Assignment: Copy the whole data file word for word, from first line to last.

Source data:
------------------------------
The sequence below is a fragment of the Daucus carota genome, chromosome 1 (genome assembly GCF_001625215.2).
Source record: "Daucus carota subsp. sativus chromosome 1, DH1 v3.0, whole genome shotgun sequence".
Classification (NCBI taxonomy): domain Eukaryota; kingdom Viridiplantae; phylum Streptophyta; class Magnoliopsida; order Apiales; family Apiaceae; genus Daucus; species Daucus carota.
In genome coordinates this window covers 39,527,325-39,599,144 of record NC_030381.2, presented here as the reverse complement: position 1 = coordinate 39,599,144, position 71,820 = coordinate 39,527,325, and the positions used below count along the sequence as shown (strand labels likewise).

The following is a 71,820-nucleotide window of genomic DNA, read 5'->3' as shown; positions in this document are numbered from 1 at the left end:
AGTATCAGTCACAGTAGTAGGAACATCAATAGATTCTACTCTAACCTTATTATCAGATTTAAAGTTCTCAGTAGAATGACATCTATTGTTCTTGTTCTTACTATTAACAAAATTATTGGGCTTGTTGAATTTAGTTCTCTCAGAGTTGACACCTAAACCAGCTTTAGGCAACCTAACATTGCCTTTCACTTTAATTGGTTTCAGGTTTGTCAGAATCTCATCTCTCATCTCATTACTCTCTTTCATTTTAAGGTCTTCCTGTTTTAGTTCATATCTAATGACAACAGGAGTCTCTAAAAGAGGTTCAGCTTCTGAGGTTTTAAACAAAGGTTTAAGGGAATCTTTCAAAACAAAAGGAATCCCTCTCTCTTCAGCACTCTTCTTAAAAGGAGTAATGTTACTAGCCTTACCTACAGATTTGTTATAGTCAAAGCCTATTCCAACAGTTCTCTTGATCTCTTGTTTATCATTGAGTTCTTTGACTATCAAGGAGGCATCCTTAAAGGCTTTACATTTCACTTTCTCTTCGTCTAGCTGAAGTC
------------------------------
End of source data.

The sequence below is a fragment of the Daucus carota genome, chromosome 1 (genome assembly GCF_001625215.2).
Source record: "Daucus carota subsp. sativus chromosome 1, DH1 v3.0, whole genome shotgun sequence".
Classification (NCBI taxonomy): domain Eukaryota; kingdom Viridiplantae; phylum Streptophyta; class Magnoliopsida; order Apiales; family Apiaceae; genus Daucus; species Daucus carota.
In genome coordinates this window covers 39,527,325-39,599,144 of record NC_030381.2, presented here as the reverse complement: position 1 = coordinate 39,599,144, position 71,820 = coordinate 39,527,325, and the positions used below count along the sequence as shown (strand labels likewise).

The following is a 71,820-nucleotide window of genomic DNA, read 5'->3' as shown; positions in this document are numbered from 1 at the left end:
AGTATCAGTCACAGTAGTAGGAACATCAATAGATTCTACTCTAACCTTATTATCAGATTTAAAGTTCTCAGTAGAATGACATCTATTGTTCTTGTTCTTACTATTAACAAAATTATTGGGCTTGTTGAATTTAGTTCTCTCAGAGTTGACACCTAAACCAGCTTTAGGCAACCTAACATTGCCTTTCACTTTAATTGGTTTCAGGTTTGTCAGAATCTCATCTCTCATCTCATTACTCTCTTTCATTTTAAGGTCTTCCTGTTTTAGTTCATATCTAATGACAACAGGAGTCTCTAAAAGAGGTTCAGCTTCTGAGGTTTTAAACAAAGGTTTAAGGGAATCTTTCAAAACAAAAGGAATCCCTCTCTCTTCAGCACTCTTCTTAAAAGGAGTAATGTTACTAGCCTTACCTACAGATTTGTTATAGTCAAAGCCTATTCCAACAGTTCTCTTGATCTCTTGTTTATCATTGAGTTCTTTGACTATCAAGGAGGCATCCTTAAAGGCTTTACATTTCACTTTCTCTTCGTCTAGCTGAAGTC